Recently Cisco made significant efforts around open sourcing our H.264 implementation, including covering the MPEG-LA licensing costs for distribution and working with Mozilla to add support for H.264. However, in this attempt to unstick the logjam that has occurred in the standards bodies, the Internet Engineering Task Force (IETF) failed to reach consensus on the selection of a common video codec.
Cisco’s Jonathan Rosenberg explored this topic more in a recent Collaboration blog post. Read on to find out how we’re planning to move forward and why this conversation is definitely not over!
Cisco recently announced that we would open source our H.264 implementation under favorable open source terms, and more importantly, provide a binary distribution of that implementation that could be downloaded and integrated into browsers and other applications. We said we’d cover the MPEG-LA licensing costs for this distribution as well. Mozilla responded by saying that, based on this, they would add H.264 to Firefox, using our technology.
Part of our motivation for making this announcement was to unstick the logjam that has occurred in the standards bodies. The Internet Engineering Task Force (IETF) is defining the standards for how real-time voice and video will work natively in the browser. Selection of a common video codec is part of that process. The group has been highly divided on this topic, with two camps – one (including Cisco), in favor of industry standard H.264, and others in favor of Google’s VP8 technology.
We hoped that our announcement, and Mozilla’s agreement to support H.264 as a common codec, would provide enough impetus to sway the standards to a concrete decision so that the industry could move forward. Alas, that was not the case. Despite what we felt was a fairly objective analysis on the reasons why H.264 was a better choice for the overall success of real-time communications on the web (click here for a recording), the IETF failed to reach consensus.
Obviously, we’re very disappointed by this. Read More »
Teachers, students, and staff with their varied wired or wireless gadgets and corresponding application access makes up a daunting sea of devices for any IT professional, whose responsibility is to provide optimized network performance.
In his latest blog, Prime Your Network for the Rise of the Devices, Cisco’s Rahul Chohan discusses how Cisco Prime Infrastructure, a part of Cisco BYOD Solutions for K12 Education helps simplify network management and improves operational efficiency with converged wired and wireless management. Rahul’s blog covers how Cisco Prime Infrastructure helps with device management, network performance and IT simplification. How exactly can it do this? You’ll have to read his blog to find out.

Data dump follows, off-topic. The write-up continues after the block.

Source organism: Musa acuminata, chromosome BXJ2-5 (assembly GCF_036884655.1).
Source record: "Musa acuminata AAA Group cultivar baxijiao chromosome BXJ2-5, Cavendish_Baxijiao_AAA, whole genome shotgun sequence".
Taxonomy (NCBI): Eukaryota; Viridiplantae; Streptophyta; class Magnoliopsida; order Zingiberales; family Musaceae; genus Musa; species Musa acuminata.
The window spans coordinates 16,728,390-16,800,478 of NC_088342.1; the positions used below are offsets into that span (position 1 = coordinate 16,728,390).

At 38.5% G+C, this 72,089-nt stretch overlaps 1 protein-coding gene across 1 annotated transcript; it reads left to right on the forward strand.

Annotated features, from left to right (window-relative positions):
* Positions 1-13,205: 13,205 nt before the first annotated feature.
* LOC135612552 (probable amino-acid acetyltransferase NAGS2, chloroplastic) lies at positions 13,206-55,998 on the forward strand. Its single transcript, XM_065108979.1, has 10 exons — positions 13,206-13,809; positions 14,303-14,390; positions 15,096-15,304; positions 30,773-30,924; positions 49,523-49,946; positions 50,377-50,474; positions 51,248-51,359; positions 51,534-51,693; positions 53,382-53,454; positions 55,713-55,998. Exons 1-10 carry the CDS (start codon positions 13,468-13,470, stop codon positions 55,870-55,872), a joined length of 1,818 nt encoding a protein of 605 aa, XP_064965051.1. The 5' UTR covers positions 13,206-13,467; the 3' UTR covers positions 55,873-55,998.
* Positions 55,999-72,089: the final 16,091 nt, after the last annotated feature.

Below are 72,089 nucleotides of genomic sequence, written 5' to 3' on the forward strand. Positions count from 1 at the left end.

It’s a nightmare out there. School districts’ wireless networks now have to support teachers, students, and staff – all touting desktops, tablets, smartphones, and/or laptops. For some in IT, knowing who is accessing what using what on the network (a confusing statement itself) could very well be cosmic chaos; for others, it is simply a black hole of the unknown.
Two weeks ago, I was sitting in front of 250 people at the Commonwealth Club in San Francisco talking about a subject most Fortune 500 companies are dealing with today: how to prepare for the thousands of Gen Y employees about to descend on the work place. Last Tuesday, July 16th, I had the pleasure of speaking on this topic with Google’s Todd Carlisle, Director of Staffing, and Twitter’s Melissa Daimler, Head of Organizational Effectiveness and Learning. Doug MacMillan with Bloomberg BusinessWeek moderated the discussion.
During the course of the evening, we discussed an assortment of topics around how companies are creating an environment that these new generations of employees will want to work in. It’s clear Gen Yers work and interact in different ways and companies are having to adapt.
For example, all of the panelists agreed that companies must provide lots of opportunities for training and coaching. I firmly believe that the number one predictor of job satisfaction is great coaching. In five or ten years, I may not remember how I was paid in that particular position, but I will remember an impactful mentor and a skill I learned. Todd from Google brought up an interesting Googler to Googler program that they’ve implemented, that connects people to share their skills – everything from debugging a complex piece of code to teaching yoga. Melissa agreed, saying that if there is just one question that managers ask employees every quarter, it should be “what is the skill you want to learn.” After all, people are more loyal to building their skill set and their career path than any type of company.
The topic of work-life balance also came up, and each panelist talked about that in a different way. I believe that what used to be a work-life balance is, for Gen Yers, a work-life blend. This newest generation of employees is used to constantly flipping back and forth Read More »